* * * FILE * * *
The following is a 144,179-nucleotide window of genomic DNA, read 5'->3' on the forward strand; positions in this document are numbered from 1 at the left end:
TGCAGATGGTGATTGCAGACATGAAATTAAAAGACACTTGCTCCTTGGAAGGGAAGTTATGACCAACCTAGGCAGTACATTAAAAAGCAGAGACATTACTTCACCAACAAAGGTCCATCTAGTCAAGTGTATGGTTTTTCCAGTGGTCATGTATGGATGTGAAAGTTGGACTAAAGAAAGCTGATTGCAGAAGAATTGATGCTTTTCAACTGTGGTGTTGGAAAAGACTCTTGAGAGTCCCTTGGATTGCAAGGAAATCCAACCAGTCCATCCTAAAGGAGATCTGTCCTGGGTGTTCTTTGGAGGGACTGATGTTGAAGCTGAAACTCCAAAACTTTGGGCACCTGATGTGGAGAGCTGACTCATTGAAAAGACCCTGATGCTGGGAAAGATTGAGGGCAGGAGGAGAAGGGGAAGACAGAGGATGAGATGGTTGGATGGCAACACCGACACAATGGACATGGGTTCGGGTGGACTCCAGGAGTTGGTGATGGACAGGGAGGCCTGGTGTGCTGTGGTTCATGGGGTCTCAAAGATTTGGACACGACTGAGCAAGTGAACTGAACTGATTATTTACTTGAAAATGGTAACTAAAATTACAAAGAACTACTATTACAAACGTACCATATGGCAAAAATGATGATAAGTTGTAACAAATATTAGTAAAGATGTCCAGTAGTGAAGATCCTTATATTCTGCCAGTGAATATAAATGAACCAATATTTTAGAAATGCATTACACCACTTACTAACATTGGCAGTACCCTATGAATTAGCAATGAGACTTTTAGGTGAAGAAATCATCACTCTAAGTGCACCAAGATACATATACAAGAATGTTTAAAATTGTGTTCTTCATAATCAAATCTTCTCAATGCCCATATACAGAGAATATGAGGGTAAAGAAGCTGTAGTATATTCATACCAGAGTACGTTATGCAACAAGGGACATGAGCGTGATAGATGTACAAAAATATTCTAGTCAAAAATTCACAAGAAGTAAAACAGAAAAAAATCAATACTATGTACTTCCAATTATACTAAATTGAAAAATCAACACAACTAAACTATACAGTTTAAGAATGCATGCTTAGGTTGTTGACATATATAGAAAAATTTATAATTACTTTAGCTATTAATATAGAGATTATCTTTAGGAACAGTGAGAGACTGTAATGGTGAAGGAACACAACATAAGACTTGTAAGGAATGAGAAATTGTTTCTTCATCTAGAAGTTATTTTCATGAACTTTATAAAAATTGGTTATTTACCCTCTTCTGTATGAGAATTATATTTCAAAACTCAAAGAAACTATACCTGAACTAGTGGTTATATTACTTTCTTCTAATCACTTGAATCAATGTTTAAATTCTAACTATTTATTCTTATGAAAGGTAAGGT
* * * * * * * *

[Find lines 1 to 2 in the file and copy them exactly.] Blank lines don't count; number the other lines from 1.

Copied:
The following is a 144,179-nucleotide window of genomic DNA, read 5'->3' on the forward strand; positions in this document are numbered from 1 at the left end:
TGCAGATGGTGATTGCAGACATGAAATTAAAAGACACTTGCTCCTTGGAAGGGAAGTTATGACCAACCTAGGCAGTACATTAAAAAGCAGAGACATTACTTCACCAACAAAGGTCCATCTAGTCAAGTGTATGGTTTTTCCAGTGGTCATGTATGGATGTGAAAGTTGGACTAAAGAAAGCTGATTGCAGAAGAATTGATGCTTTTCAACTGTGGTGTTGGAAAAGACTCTTGAGAGTCCCTTGGATTGCAAGGAAATCCAACCAGTCCATCCTAAAGGAGATCTGTCCTGGGTGTTCTTTGGAGGGACTGATGTTGAAGCTGAAACTCCAAAACTTTGGGCACCTGATGTGGAGAGCTGACTCATTGAAAAGACCCTGATGCTGGGAAAGATTGAGGGCAGGAGGAGAAGGGGAAGACAGAGGATGAGATGGTTGGATGGCAACACCGACACAATGGACATGGGTTCGGGTGGACTCCAGGAGTTGGTGATGGACAGGGAGGCCTGGTGTGCTGTGGTTCATGGGGTCTCAAAGATTTGGACACGACTGAGCAAGTGAACTGAACTGATTATTTACTTGAAAATGGTAACTAAAATTACAAAGAACTACTATTACAAACGTACCATATGGCAAAAATGATGATAAGTTGTAACAAATATTAGTAAAGATGTCCAGTAGTGAAGATCCTTATATTCTGCCAGTGAATATAAATGAACCAATATTTTAGAAATGCATTACACCACTTACTAACATTGGCAGTACCCTATGAATTAGCAATGAGACTTTTAGGTGAAGAAATCATCACTCTAAGTGCACCAAGATACATATACAAGAATGTTTAAAATTGTGTTCTTCATAATCAAATCTTCTCAATGCCCATATACAGAGAATATGAGGGTAAAGAAGCTGTAGTATATTCATACCAGAGTACGTTATGCAACAAGGGACATGAGCGTGATAGATGTACAAAAATATTCTAGTCAAAAATTCACAAGAAGTAAAACAGAAAAAAATCAATACTATGTACTTCCAATTATACTAAATTGAAAAATCAACACAACTAAACTATACAGTTTAAGAATGCATGCTTAGGTTGTTGACATATATAGAAAAATTTATAATTACTTTAGCTATTAATATAGAGATTATCTTTAGGAACAGTGAGAGACTGTAATGGTGAAGGAACACAACATAAGACTTGTAAGGAATGAGAAATTGTTTCTTCATCTAGAAGTTATTTTCATGAACTTTATAAAAATTGGTTATTTACCCTCTTCTGTATGAGAATTATATTTCAAAACTCAAAGAAACTATACCTGAACTAGTGGTTATATTACTTTCTTCTAATCACTTGAATCAATGTTTAAATTCTAACTATTTATTCTTATGAAAGGTAAGGT